Ethylene Biosynthesis and Signaling Networks

Ethylene Biosynthesis and Signaling Networks Despite its simple two-carbon structure, the olefin ethylene is a potent modulator of plant growth and development (Ecker, 1995 ). The plant hormone ethylene is involved in many aspects of the plant life cycle, including seed germination, root hair development, root nodulation, flower senescence, abscission, and fruit ripening (reviewed in Johnson and Ecker, 1998 ). The production of ethylene is tightly regulated by internal signals during development and in response to environmental stimuli from biotic (e.g., pathogen attack) and abiotic stresses, such as wounding, hypoxia, ozone, chilling, or freezing. To understand the roles of ethylene in plant functions, it is important to know how this gaseous hormone is synthesized, how its production is regulated, and how the signal is transduced. Morphological changes in dark-grown (etiolated) seedlings treated with ethylene or its metabolic precursor, 1-aminocyclopropane-1-carboxylic acid (ACC), have been termed the triple response. The exaggerated curvature of the apical hook, radial swelling of the hypocotyl, and shortening of the hypocotyl and root are the unmistakable hallmarks of this ethylene response. Over the past decade, the triple response phenotype has been used to screen for mutants that are defective in ethylene responses (Bleecker et al., 1988 ; Guzman and Ecker, http://www.deepdyve.com/assets/images/DeepDyve-Logo-lg.png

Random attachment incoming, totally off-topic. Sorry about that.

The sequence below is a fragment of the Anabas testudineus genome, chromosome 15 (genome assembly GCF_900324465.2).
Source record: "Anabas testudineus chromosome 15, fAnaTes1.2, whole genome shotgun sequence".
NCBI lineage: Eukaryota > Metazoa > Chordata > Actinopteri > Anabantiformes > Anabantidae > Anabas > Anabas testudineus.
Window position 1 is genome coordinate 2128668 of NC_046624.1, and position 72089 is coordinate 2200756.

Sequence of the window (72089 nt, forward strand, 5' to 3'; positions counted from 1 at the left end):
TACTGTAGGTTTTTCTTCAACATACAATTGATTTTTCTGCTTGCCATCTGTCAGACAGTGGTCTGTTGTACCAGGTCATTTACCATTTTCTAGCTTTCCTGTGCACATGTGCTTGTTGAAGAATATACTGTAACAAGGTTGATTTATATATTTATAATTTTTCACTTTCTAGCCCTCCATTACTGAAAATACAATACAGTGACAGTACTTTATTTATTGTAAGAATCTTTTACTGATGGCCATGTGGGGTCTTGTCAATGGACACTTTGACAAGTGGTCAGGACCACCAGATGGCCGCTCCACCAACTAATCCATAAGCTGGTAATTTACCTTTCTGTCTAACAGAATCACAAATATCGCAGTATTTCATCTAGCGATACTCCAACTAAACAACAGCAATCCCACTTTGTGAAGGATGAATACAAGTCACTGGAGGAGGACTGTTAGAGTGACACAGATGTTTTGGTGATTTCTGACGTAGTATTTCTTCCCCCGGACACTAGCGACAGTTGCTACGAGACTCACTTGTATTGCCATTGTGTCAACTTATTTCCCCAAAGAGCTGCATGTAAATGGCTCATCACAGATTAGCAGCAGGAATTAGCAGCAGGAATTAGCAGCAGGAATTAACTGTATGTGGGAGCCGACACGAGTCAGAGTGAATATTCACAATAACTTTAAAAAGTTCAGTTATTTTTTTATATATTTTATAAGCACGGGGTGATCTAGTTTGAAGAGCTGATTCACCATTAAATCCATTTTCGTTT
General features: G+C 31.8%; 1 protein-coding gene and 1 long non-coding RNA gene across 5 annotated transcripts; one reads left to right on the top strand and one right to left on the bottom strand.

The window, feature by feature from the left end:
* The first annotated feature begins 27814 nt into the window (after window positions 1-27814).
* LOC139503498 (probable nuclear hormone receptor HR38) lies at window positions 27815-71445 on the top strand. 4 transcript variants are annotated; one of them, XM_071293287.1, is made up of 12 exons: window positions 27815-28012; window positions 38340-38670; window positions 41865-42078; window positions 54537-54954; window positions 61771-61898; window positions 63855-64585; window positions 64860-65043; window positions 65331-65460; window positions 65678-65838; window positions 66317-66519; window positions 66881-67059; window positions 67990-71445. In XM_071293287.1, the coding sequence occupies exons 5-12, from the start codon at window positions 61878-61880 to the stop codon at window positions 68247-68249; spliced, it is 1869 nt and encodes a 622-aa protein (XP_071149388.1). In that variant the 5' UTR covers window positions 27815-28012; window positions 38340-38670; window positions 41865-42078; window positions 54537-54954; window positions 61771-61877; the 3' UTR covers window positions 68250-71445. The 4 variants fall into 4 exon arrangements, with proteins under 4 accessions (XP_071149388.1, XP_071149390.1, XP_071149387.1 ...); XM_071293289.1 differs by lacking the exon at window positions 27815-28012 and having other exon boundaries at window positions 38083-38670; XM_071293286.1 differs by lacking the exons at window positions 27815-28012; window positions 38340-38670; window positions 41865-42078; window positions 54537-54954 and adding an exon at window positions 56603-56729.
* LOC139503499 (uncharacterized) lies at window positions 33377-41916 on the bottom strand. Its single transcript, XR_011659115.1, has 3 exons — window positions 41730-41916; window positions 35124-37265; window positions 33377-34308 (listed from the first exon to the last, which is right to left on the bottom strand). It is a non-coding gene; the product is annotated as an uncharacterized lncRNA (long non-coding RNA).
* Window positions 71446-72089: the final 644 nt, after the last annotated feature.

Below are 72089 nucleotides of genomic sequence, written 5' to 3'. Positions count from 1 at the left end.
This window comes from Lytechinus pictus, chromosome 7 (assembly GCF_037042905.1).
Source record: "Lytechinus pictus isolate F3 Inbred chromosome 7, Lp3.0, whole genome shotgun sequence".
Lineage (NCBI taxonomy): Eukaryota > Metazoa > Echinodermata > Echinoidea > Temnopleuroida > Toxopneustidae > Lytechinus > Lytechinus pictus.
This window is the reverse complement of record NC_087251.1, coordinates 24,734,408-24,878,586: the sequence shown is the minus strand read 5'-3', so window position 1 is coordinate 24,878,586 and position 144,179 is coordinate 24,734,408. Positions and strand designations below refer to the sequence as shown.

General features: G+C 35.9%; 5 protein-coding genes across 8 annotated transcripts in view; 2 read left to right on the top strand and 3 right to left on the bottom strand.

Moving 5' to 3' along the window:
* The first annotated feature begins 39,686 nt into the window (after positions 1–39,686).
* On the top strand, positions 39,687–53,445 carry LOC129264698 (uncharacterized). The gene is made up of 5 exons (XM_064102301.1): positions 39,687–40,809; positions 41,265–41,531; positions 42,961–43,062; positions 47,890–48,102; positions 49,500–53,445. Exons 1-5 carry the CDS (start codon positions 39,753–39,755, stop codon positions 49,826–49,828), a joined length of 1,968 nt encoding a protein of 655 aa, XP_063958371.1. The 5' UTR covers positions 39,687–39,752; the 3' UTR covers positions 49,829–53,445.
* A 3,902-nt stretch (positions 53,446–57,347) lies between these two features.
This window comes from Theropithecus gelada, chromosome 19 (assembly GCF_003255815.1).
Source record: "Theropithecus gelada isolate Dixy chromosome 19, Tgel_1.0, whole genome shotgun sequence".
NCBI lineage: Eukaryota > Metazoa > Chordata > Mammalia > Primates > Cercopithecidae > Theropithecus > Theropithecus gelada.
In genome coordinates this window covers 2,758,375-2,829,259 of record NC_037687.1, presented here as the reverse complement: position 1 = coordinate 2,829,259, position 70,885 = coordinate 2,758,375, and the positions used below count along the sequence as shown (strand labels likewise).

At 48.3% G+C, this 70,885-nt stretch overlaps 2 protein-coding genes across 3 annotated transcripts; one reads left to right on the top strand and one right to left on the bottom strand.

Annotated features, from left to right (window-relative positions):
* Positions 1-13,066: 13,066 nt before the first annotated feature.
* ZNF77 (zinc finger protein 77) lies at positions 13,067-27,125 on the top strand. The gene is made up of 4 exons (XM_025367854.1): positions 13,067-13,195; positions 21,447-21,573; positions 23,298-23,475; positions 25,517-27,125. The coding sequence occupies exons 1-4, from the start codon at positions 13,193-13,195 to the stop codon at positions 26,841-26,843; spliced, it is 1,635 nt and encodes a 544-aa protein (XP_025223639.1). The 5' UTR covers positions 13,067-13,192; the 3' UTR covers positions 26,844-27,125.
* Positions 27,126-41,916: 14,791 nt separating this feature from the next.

Ethylene Biosynthesis and Signaling Networks

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Publisher
American Society of Plant Biologist
Copyright
Copyright © 2015 by the American Society of Plant Biologists
ISSN
1040-4651
eISSN
1532-298X
D.O.I.
10.1105/tpc.001768
Publisher site
See Article on Publisher Site

Abstract

Despite its simple two-carbon structure, the olefin ethylene is a potent modulator of plant growth and development (Ecker, 1995 ). The plant hormone ethylene is involved in many aspects of the plant life cycle, including seed germination, root hair development, root nodulation, flower senescence, abscission, and fruit ripening (reviewed in Johnson and Ecker, 1998 ). The production of ethylene is tightly regulated by internal signals during development and in response to environmental stimuli from biotic (e.g., pathogen attack) and abiotic stresses, such as wounding, hypoxia, ozone, chilling, or freezing. To understand the roles of ethylene in plant functions, it is important to know how this gaseous hormone is synthesized, how its production is regulated, and how the signal is transduced. Morphological changes in dark-grown (etiolated) seedlings treated with ethylene or its metabolic precursor, 1-aminocyclopropane-1-carboxylic acid (ACC), have been termed the triple response. The exaggerated curvature of the apical hook, radial swelling of the hypocotyl, and shortening of the hypocotyl and root are the unmistakable hallmarks of this ethylene response. Over the past decade, the triple response phenotype has been used to screen for mutants that are defective in ethylene responses (Bleecker et al., 1988 ; Guzman and Ecker,

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